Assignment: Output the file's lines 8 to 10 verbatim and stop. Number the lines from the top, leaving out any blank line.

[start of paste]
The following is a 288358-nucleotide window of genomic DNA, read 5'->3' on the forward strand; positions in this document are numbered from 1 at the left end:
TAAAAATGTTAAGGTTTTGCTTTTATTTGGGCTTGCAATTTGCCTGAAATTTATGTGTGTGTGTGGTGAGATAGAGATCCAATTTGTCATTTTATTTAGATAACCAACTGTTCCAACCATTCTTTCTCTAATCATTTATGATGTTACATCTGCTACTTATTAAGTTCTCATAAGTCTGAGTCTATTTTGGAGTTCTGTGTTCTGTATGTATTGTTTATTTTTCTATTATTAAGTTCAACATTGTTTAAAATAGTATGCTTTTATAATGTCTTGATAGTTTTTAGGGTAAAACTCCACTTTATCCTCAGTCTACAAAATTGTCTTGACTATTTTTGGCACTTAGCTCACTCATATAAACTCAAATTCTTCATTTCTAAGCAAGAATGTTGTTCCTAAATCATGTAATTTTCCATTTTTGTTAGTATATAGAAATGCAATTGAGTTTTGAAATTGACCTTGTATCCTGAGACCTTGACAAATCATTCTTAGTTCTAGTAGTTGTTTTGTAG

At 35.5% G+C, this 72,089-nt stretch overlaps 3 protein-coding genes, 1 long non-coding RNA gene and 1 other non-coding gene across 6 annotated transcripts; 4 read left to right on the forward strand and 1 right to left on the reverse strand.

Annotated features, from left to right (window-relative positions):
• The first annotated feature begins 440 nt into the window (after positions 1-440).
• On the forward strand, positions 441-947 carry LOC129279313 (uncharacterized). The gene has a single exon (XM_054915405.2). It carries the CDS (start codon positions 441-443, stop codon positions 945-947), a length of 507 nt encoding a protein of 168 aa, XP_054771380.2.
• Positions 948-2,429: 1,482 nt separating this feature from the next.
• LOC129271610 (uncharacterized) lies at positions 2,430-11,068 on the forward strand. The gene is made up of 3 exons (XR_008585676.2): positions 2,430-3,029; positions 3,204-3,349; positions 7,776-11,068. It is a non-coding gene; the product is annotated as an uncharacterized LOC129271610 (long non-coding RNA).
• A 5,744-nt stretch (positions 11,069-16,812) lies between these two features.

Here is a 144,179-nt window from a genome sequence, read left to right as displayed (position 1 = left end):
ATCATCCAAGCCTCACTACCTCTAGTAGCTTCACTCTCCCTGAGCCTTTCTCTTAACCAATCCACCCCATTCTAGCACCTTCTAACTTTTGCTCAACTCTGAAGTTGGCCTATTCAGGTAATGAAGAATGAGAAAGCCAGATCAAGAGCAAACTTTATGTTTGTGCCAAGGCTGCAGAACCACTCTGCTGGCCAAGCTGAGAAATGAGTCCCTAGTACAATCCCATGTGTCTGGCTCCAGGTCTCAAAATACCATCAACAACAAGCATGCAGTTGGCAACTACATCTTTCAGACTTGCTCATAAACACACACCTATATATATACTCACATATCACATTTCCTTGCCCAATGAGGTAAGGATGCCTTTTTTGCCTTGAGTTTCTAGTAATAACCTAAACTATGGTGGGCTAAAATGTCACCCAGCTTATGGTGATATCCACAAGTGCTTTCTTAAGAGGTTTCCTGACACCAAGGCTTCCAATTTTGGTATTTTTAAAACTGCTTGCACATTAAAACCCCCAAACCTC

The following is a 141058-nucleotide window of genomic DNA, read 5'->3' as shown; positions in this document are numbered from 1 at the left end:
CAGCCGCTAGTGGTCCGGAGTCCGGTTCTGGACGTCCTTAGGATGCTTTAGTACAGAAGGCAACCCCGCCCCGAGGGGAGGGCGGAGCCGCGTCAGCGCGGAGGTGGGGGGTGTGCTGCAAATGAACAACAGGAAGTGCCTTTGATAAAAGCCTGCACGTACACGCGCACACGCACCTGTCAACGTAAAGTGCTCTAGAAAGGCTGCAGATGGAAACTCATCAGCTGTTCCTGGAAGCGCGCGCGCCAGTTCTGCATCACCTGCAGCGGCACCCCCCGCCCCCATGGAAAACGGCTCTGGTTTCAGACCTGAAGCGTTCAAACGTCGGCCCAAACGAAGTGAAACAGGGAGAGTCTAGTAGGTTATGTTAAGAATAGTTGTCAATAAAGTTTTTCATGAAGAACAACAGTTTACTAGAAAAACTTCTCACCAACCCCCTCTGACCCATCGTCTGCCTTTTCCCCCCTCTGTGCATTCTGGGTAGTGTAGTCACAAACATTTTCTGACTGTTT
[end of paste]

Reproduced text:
• LOC129271610 (uncharacterized) lies at positions 2,430-11,068 on the forward strand. The gene is made up of 3 exons (XR_008585676.2): positions 2,430-3,029; positions 3,204-3,349; positions 7,776-11,068. It is a non-coding gene; the product is annotated as an uncharacterized LOC129271610 (long non-coding RNA).
• A 5,744-nt stretch (positions 11,069-16,812) lies between these two features.

Here is a 144,179-nt window from a genome sequence, read left to right as displayed (position 1 = left end):